Puerto Rico is the Private Sector’s Wake Up Call to Invest in Climate Adaptation NOW

October 3, 2018
Climate change

Look at Puerto Rico. The earth is in open rebellion! The challenges of climate change, food insecurity, water scarcity, pandemics, and overpopulation cannot be solved by the public sector. The burden of investing in solutions lies on the shoulders of businesses. The private sector must acknowledge and address the pressing challenges faced by our planet. Inaction has a cost. Business bottom lines will directly suffer from a lack of proactive mitigation against the risks we collectively face, but also from a lack of adaptation to the new global landscape.

Climate adaptation is now mandatory. Reinsurance companies like Munich Re Group are reporting that the frequency and severity of extreme weather events are increasing, along with their associated losses. This should not be surprising given what the world has witnessed in the past few weeks. In the U.S. alone hurricanes have devastated major cities, sea level rise is lapping at coastal infrastructure, and wildfires no longer adhere to a season. These recent examples are just the tip of the rapidly melting iceberg!

Climate impacts and subsequent devastation have already begun to result in secondary and tertiary impacts that have increasing implications for a business’s bottom line. Millions of Americans in Puerto Rico might suffer from no access to power and water for up to six months! The humanitarian costs are immediately obvious in the wake of Hurricanes Maria and Irma, and the economic costs of an extended period of brutal recovery are also astronomical.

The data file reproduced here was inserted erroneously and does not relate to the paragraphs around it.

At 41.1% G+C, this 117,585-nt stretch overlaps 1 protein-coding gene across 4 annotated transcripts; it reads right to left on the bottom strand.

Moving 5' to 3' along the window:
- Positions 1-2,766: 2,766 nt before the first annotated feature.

Ignoring the $74 billion in Puerto Rican government debt, the measly $15 billion slotted for recovery is less than half of estimated hurricanes’ costs. Business will hurt from decimated infrastructure, crop value losses of 80%, up to 3.5 million climate refugees, lost productivity, and additional ripple effects. For companies operating fully or partially in Puerto Rico, the implications for business bottom lines are enormous.

The climate impacts we are witnessing in Puerto Rico will be increasingly repeated in locations throughout the world in various forms (e.g., extended droughts, uncontrollable wildfires, heavy flooding). These challenges must be proactively addressed before the costs of mandatory reaction overwhelm expendable business capital and reserves.

Costs for adaptation are substantial by any measure, and delay in action will only increase these costs. A 2010 World Bank report has estimated adaptation cost at $70-100 billion a year globally by 2050, while the 2015 UNEP Adaptation Gap Report estimates it to be 4-5 times higher taking into account equity, communities, and ecosystems. These costs will vary based on how successful we are globally at mitigation efforts, but even with zero carbon emissions today we need to adapt, and we need to adapt quickly.

The private sector must play a leading role in these efforts. Adaptation costs are too high for governments to solve alone. Hurricanes Harvey, Irma and Maria are projected to cost the U.S. hundreds of billions in post-disaster recovery funding. The Universal Ecological Fund just put forward a report titled “The Economic Case for Climate Action in the U.S.” which highlights the hundreds of billions in economic losses from inaction.